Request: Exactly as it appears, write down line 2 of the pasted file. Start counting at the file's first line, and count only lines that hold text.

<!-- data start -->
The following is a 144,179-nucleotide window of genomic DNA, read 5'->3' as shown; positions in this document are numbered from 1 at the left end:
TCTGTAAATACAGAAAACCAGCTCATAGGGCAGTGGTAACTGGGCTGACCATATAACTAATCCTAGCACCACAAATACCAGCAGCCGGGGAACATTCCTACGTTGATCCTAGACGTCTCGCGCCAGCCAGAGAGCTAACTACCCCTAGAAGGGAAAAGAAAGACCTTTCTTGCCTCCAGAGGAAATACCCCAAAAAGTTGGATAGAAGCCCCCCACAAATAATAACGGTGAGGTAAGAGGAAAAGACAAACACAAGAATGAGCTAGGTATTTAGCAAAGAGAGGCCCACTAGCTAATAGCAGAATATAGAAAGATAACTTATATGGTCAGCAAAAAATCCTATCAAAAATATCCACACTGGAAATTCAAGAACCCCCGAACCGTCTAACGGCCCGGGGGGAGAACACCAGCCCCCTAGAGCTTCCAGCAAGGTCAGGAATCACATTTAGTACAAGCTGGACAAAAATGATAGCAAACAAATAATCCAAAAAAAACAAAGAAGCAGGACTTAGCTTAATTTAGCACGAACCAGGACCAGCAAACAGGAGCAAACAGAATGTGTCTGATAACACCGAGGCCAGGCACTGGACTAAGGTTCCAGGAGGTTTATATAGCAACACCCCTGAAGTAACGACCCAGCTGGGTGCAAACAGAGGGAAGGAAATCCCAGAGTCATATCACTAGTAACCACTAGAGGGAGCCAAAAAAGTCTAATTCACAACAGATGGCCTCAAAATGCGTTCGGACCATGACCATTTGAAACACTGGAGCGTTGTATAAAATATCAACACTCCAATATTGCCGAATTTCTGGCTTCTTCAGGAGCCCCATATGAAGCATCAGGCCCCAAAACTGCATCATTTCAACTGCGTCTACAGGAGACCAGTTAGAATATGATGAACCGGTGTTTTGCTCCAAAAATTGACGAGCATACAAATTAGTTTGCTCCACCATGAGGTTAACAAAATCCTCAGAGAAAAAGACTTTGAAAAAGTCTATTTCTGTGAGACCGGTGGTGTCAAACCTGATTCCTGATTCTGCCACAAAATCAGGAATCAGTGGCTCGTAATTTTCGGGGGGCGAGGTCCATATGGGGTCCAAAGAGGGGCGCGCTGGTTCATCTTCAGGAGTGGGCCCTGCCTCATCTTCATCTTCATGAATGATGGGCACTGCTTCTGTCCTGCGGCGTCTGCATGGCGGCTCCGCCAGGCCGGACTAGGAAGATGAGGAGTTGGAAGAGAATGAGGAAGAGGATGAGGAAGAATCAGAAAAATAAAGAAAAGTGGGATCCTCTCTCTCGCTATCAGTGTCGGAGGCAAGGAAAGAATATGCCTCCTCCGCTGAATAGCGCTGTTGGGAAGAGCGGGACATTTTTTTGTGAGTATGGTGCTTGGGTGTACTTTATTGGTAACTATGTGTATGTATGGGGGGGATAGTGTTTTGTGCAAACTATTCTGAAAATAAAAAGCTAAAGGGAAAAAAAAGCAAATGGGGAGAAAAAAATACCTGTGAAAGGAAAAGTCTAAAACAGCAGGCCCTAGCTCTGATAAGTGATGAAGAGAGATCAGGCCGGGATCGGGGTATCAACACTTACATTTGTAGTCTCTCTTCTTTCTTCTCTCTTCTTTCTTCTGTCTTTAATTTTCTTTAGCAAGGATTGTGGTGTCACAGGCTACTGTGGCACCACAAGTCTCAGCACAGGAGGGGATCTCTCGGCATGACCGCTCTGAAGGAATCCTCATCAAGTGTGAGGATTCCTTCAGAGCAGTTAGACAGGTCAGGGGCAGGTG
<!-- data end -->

TCTGTAAATACAGAAAACCAGCTCATAGGGCAGTGGTAACTGGGCTGACCATATAACTAATCCTAGCACCACAAATACCAGCAGCCGGGGAACATTCCTACGTTGATCCTAGACGTCTCGCGCCAGCCAGAGAGCTAACTACCCCTAGAAGGGAAAAGAAAGACCTTTCTTGCCTCCAGAGGAAATACCCCAAAAAGTTGGATAGAAGCCCCCCACAAATAATAACGGTGAGGTAAGAGGAAAAGACAAACACAAGAATGAGCTAGGTATTTAGCAAAGAGAGGCCCACTAGCTAATAGCAGAATATAGAAAGATAACTTATATGGTCAGCAAAAAATCCTATCAAAAATATCCACACTGGAAATTCAAGAACCCCCGAACCGTCTAACGGCCCGGGGGGAGAACACCAGCCCCCTAGAGCTTCCAGCAAGGTCAGGAATCACATTTAGTACAAGCTGGACAAAAATGATAGCAAACAAATAATCCAAAAAAAACAAAGAAGCAGGACTTAGCTTAATTTAGCACGAACCAGGACCAGCAAACAGGAGCAAACAGAATGTGTCTGATAACACCGAGGCCAGGCACTGGACTAAGGTTCCAGGAGGTTTATATAGCAACACCCCTGAAGTAACGACCCAGCTGGGTGCAAACAGAGGGAAGGAAATCCCAGAGTCATATCACTAGTAACCACTAGAGGGAGCCAAAAAAGTCTAATTCACAACAGATGGCCTCAAAATGCGTTCGGACCATGACCATTTGAAACACTGGAGCGTTGTATAAAATATCAACACTCCAATATTGCCGAATTTCTGGCTTCTTCAGGAGCCCCATATGAAGCATCAGGCCCCAAAACTGCATCATTTCAACTGCGTCTACAGGAGACCAGTTAGAATATGATGAACCGGTGTTTTGCTCCAAAAATTGACGAGCATACAAATTAGTTTGCTCCACCATGAGGTTAACAAAATCCTCAGAGAAAAAGACTTTGAAAAAGTCTATTTCTGTGAGACCGGTGGTGTCAAACCTGATTCCTGATTCTGCCACAAAATCAGGAATCAGTGGCTCGTAATTTTCGGGGGGCGAGGTCCATATGGGGTCCAAAGAGGGGCGCGCTGGTTCATCTTCAGGAGTGGGCCCTGCCTCATCTTCATCTTCATGAATGATGGGCACTGCTTCTGTCCTGCGGCGTCTGCATGGCGGCTCCGCCAGGCCGGACTAGGAAGATGAGGAGTTGGAAGAGAATGAGGAAGAGGATGAGGAAGAATCAGAAAAATAAAGAAAAGTGGGATCCTCTCTCTCGCTATCAGTGTCGGAGGCAAGGAAAGAATATGCCTCCTCCGCTGAATAGCGCTGTTGGGAAGAGCGGGACATTTTTTTGTGAGTATGGTGCTTGGGTGTACTTTATTGGTAACTATGTGTATGTATGGGGGGGATAGTGTTTTGTGCAAACTATTCTGAAAATAAAAAGCTAAAGGGAAAAAAAAGCAAATGGGGAGAAAAAAATACCTGTGAAAGGAAAAGTCTAAAACAGCAGGCCCTAGCTCTGATAAGTGATGAAGAGAGATCAGGCCGGGATCGGGGTATCAACACTTACATTTGTAGTCTCTCTTCTTTCTTCTCTCTTCTTTCTTCTGTCTTTAATTTTCTTTAGCAAGGATTGTGGTGTCACAGGCTACTGTGGCACCACAAGTCTCAGCACAGGAGGGGATCTCTCGGCATGACCGCTCTGAAGGAATCCTCATCAAGTGTGAGGATTCCTTCAGAGCAGTTAGACAGGTCAGGGGCAGGTG